On a visit last month to some old friends who are living now in London, my wife and I ventured up to Scotland and stayed for a couple of days on the far northwest coast, near the little fishing village of Lochinver. Suddenly all those poetic celebrations of the beauty of the Highlands, all the heartbreaking ballads, the romance of the clans, even the music of the bagpipes made sense. (Well, maybe not the bagpipes. They still give me the creeps, although I'm trying to like them.) The country has a way of sweeping you off your feet.
Scotland is so different from any other place I've ever seen that it's not even possible to say that it's the most beautiful place I've ever seen -- much as I want to say that -- because comparisons just don't make any sense. Unless you're a better photographer than I am, taking pictures doesn't make a whole lot of sense either, but that's about all you can do to preserve the memories. Here are a few that at least help me remember.
Given the British Isles' meteorological reputation, we were afraid our whole stay was going to look like this:
but as you'll see, the weather cooperated magnificently.
Arguing the subject of their countries' respective scenic attractions, the Englishman Samuel Johnson once said to a Scotsman: "Your country consists of two things -- stone and water. There is, indeed, a little earth above the stone in some places, but a very little; and the stone is always appearing. It is like a man in rags -- the naked skin is still peeping out." It's dangerous ever to contradict Dr. Johnson, but it's also possible to say that there are those who can look good even in rags.
Water is everywhere in Scotland -- a feature that really gets the attention of a Texan, especially this summer.
Next time I'll bring my fishing tackle.
And then there's the ocean. On our last day in the Highlands, the sun came out -- there was literally not a cloud in the sky at one point -- and the drive back along the coast offered the kinds of views that the Scottish Tourism Board only dreams about most of the year.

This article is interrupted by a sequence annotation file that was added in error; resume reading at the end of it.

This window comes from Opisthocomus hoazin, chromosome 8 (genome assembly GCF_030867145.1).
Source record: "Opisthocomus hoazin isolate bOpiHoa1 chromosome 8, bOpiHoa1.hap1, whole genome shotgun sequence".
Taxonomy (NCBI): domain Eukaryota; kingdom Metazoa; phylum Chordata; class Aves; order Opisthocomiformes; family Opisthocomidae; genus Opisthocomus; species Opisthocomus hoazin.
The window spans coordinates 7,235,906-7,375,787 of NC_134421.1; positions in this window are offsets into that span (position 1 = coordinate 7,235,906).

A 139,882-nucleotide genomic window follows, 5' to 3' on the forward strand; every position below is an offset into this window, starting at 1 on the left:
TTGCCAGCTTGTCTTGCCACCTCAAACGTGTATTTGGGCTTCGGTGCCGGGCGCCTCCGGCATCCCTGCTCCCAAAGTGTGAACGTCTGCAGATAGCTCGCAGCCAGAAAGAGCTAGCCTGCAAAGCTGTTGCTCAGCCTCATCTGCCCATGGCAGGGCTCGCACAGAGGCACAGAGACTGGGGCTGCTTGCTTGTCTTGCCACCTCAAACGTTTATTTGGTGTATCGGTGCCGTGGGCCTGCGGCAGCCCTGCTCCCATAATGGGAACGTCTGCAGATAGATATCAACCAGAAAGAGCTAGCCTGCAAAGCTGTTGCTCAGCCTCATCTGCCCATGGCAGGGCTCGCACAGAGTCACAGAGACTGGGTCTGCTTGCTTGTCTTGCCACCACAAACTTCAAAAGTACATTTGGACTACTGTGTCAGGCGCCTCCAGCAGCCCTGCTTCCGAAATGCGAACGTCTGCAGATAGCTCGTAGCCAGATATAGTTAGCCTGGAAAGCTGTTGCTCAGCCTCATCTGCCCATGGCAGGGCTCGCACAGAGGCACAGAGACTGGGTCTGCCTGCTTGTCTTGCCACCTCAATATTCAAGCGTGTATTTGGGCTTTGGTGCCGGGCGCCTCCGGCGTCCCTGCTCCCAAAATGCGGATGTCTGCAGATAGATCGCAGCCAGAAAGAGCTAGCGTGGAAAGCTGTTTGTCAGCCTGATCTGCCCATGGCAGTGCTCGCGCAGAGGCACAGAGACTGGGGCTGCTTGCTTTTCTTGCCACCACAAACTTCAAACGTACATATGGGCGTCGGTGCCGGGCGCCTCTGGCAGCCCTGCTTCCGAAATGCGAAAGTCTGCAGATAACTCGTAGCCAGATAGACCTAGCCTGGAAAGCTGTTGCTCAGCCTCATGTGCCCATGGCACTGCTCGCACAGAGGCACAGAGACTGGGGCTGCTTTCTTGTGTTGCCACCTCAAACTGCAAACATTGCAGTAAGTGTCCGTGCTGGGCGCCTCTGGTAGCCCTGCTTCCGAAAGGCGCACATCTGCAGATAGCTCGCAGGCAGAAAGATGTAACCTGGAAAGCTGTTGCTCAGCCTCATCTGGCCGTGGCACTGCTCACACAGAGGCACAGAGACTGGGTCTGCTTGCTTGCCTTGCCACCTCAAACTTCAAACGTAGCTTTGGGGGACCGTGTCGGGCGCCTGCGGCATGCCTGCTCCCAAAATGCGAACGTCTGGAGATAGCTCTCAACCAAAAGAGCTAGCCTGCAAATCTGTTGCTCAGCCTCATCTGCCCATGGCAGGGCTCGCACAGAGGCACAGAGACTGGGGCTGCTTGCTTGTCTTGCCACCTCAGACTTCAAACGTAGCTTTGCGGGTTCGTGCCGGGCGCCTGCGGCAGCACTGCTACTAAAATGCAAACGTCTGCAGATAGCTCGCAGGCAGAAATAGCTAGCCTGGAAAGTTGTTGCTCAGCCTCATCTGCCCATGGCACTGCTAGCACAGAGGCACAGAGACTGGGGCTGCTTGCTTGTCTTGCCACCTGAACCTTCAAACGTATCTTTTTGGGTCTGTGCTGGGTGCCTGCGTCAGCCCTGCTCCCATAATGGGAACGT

Here's the picture I'm using as my computer desktop at the moment. It's Ardvreck Tower, the 16th-century ancestral home of the MacLeod Clan, destroyed when Clan MacKenzie wiped out the MacLeods in 1672, took over that region of the Highlands, and built a larger, more elegant house nearby. (That MacKenzie residence, Calda House, burned mysteriously in 1737 and its stone remnants stand nearby. Say what you want about the lawless Scottish clans, they were good at making picturesque ruins.)
The area of the Highlands that we visited is called Assynt and it is famous for its weird terrain, with large isolated mountains rising up steeply off the moors. Lochinver, the village where we stayed, is dominated by one such mountain, Suilven. Its distinctive shape is hard to forget. Here's how it looked from the walking path above our hotel.
And here's a nice picture postcard shot (not by me).
Believe it or not, the summit of Suilven is reachable as a kind of walk-up, without any technical climbing, from an approach along the ridge. One of Scotland's best modern poets, Norman MacCaig, loved the Assynt region and wrote several poems about it, including a nice one about this mountain. It's an eloquent expression of how simply the feeling of being in nature changes man's perception of himself. I probably would never have paid any attention to this little poem if I had never seen Suilven, but now it's one of my favorites. An example, perhaps, of what Chesterton meant when he referred to travel (paradoxically, duh) as a "narrowing experience."
I nod and nod to my own shadow and thrust
A mountain down and down.
Between my feet a loch shines in the brown,
Its silver paper crinkled and edged with rust.
My lungs say No;
But down and down this treadmill hill must go.
Parishes dwindle. But my parish is
This stone, that tuft, this stone
And the cramped quarters of my flesh and bone.
I claw that tall horizon down to this;
My shadow jumps huge miles away from me.
Even if you've never thought you wanted to go to Scotland, believe me, you do.